Open Engineering
Environment and Development.

Wind Energy - an Engineering Success Story

Wind turbines are a modern engineering success story: in three decades they have gone from being a curiosity to being a major component in the electricity generation plans of many countries. The growth in size is spectacular. In the early 1980's 50kW machines were typical, a mid-Wales windfarm I visited in 1989 had 100 turbines of 300kW each. Today, 2MW turbines are common, the first 5MW machine to come to the UK is being installed offshore: just one of todays turbines could replace 100 of those of 25 years ago! And development hasn't stopped there: one of the latest models is 7MW [1].

There is plenty of exellent material available on the web about wind energy and wind turbines. See for example:

Arguments Made Against Wind Energy

Wind turbines suffer a lot of almost vitriolic comment in the press and on internet blogs. This is curious because they are one of the most harmless and environmentally-friendly ways of generating electricity ever found. Coal requires dirty and dangerous mining, all fossil fuels produce carbon emissions, nuclear produces radioactive wastes and plutonium, and even hydro means that valleys have to be drowned to make the reservoirs. Perhaps it is simply that wind is the most immediate challenge to the vested interest in existing forms of generation. Some of the arguments raised by opponents of wind energy are ...

There are many more claims and arguments made against wind energy, e.g. that it takes more energy to make a wind turbine than you get out (not true). Doubtless such arguments will keep coming - the latest I've heard are that offshore turbines make the UK vulnerable to attack because they will confuse air defence radar, and even that all windmills have an "unatural menace" being why Don Quixote saw them as "monstrous giants".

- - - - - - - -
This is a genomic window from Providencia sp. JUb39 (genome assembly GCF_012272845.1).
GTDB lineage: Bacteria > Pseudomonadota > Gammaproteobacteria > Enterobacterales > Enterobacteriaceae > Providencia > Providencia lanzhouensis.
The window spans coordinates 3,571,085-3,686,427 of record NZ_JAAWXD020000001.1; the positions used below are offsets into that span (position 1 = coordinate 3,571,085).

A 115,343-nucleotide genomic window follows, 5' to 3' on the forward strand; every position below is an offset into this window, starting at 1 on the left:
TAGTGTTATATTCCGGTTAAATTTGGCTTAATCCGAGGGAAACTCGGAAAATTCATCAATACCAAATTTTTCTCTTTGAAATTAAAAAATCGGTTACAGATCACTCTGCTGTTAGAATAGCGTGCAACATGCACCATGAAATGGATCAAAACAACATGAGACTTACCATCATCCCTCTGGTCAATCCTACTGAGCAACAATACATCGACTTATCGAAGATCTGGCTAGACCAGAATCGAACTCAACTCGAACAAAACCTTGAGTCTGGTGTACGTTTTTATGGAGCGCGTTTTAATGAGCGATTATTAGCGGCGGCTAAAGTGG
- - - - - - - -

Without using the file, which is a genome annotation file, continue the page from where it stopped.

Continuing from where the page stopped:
Switch Supplier

UK residents can buy their electricity from a company that concentrates on renewable energy. Two such companies are:

Switching can be done on-line and prices are similar to those of the major suppliers.


[1] 7 Megawatt wind turbine. New Record: World’s Largest Wind Turbine.

[2] UK electricity consumption for 2005 CIA World Factbook.

[3] Capacity factor and electricity data for wind in Scotland "http://www.esru.strath . ac . uk/EandE/Web_sites/01-02/RE_info/interesting.htm" Interesting Figures on Renewables in Scotland (site "www.esru.strath . ac . uk /EandE/Web_sites/01-02/RE_info/index.htm).

[4] Birds: RSPB's policy on wind farms, American Bird Conservancy's Wind Energy Policy, American Wind Energy Association article. Birds deaths due to cats: How man’s best friend becomes birds’ worst enemy ... from The Times, September 5, 2007.

[5] The U.S. Department of Energy's Wind Powering America programme.


Paul Gipes website is a mine of information on wind: Wind-Works.